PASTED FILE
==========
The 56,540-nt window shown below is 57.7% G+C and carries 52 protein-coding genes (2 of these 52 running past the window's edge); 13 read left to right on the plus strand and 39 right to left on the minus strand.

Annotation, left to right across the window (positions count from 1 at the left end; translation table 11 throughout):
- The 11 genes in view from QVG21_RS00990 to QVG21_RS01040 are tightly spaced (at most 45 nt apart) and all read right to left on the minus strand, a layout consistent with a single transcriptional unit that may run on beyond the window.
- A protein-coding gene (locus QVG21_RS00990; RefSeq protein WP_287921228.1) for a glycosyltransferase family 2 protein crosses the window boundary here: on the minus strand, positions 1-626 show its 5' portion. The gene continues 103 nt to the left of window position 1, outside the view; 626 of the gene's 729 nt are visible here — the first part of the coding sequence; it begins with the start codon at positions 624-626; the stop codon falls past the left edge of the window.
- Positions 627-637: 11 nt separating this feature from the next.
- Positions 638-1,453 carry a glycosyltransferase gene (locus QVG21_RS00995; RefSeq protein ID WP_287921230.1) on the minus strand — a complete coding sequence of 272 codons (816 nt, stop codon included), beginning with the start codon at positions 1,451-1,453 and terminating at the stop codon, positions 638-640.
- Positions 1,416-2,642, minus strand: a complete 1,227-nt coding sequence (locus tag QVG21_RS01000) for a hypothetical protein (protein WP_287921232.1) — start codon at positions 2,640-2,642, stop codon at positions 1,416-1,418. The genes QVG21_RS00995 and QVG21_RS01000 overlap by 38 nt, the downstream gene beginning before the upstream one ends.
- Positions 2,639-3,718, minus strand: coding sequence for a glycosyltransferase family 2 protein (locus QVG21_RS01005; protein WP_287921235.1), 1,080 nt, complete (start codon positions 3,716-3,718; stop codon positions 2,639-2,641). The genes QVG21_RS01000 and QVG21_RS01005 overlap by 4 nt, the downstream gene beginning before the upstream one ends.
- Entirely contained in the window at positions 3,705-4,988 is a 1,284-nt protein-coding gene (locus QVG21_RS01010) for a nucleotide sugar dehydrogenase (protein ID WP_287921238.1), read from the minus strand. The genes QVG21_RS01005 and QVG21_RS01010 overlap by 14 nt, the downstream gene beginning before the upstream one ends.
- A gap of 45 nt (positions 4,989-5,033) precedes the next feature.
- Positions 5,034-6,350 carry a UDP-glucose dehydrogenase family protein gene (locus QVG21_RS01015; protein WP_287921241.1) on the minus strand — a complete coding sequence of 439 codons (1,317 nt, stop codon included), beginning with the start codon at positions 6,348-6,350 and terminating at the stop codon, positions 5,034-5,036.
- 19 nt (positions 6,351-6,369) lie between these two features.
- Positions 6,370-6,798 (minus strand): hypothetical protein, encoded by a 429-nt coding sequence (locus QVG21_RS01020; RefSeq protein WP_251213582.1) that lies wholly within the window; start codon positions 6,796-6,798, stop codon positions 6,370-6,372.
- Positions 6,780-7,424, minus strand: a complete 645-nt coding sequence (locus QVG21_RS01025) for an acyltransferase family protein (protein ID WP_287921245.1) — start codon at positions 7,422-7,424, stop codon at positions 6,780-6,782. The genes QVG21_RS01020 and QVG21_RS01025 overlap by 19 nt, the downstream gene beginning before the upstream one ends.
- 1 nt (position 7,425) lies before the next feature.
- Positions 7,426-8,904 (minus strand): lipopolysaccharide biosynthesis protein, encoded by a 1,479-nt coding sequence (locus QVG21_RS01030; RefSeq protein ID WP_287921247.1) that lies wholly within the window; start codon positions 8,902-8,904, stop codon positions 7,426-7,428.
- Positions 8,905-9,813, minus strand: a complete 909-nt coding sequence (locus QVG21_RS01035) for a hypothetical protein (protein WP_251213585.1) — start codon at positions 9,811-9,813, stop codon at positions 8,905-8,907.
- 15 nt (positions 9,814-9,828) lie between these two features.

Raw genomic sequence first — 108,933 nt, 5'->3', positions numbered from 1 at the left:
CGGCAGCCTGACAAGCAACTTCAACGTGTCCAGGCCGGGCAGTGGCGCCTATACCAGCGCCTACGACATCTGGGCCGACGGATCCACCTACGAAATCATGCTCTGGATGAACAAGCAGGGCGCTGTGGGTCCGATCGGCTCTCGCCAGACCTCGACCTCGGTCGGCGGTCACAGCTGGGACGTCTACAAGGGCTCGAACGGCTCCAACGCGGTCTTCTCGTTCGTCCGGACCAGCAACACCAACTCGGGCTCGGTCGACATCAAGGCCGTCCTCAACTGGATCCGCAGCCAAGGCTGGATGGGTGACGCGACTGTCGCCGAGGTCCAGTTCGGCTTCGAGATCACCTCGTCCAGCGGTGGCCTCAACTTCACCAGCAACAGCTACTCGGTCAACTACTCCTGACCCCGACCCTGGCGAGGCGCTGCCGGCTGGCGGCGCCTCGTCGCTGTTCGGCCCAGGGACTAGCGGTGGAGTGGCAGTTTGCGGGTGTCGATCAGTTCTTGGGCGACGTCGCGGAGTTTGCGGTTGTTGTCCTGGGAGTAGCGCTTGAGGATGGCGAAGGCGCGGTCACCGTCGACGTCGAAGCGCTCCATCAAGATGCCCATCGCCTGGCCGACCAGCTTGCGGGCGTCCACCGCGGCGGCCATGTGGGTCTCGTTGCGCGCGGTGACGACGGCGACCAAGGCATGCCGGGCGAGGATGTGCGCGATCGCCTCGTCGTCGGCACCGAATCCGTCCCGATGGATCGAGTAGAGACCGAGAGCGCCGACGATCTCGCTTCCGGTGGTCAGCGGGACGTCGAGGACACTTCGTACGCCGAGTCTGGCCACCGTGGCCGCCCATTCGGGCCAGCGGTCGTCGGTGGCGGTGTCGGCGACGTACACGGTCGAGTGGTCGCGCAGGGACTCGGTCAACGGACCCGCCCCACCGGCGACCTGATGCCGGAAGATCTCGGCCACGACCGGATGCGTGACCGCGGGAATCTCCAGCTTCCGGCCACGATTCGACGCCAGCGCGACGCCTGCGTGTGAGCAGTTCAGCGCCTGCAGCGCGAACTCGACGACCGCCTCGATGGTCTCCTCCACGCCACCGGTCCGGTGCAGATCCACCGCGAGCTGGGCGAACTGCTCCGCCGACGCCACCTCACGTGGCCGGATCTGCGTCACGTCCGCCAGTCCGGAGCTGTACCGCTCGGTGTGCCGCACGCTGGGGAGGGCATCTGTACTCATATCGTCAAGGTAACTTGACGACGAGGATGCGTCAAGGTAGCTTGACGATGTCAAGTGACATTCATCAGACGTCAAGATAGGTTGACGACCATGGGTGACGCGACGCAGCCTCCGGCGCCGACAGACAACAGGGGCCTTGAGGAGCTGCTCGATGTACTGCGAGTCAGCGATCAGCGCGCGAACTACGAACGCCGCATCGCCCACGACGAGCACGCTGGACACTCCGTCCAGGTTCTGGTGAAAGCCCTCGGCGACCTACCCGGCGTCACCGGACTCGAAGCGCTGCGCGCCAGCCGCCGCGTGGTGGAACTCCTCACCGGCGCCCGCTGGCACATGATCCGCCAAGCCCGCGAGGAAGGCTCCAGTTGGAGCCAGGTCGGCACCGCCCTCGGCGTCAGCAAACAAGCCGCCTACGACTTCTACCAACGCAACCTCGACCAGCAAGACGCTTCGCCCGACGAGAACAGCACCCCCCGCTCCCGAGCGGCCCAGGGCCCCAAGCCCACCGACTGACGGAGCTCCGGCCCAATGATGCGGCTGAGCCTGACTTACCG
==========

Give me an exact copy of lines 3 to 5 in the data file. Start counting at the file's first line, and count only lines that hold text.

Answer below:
- The 11 genes in view from QVG21_RS00990 to QVG21_RS01040 are tightly spaced (at most 45 nt apart) and all read right to left on the minus strand, a layout consistent with a single transcriptional unit that may run on beyond the window.
- A protein-coding gene (locus QVG21_RS00990; RefSeq protein WP_287921228.1) for a glycosyltransferase family 2 protein crosses the window boundary here: on the minus strand, positions 1-626 show its 5' portion. The gene continues 103 nt to the left of window position 1, outside the view; 626 of the gene's 729 nt are visible here — the first part of the coding sequence; it begins with the start codon at positions 624-626; the stop codon falls past the left edge of the window.
- Positions 627-637: 11 nt separating this feature from the next.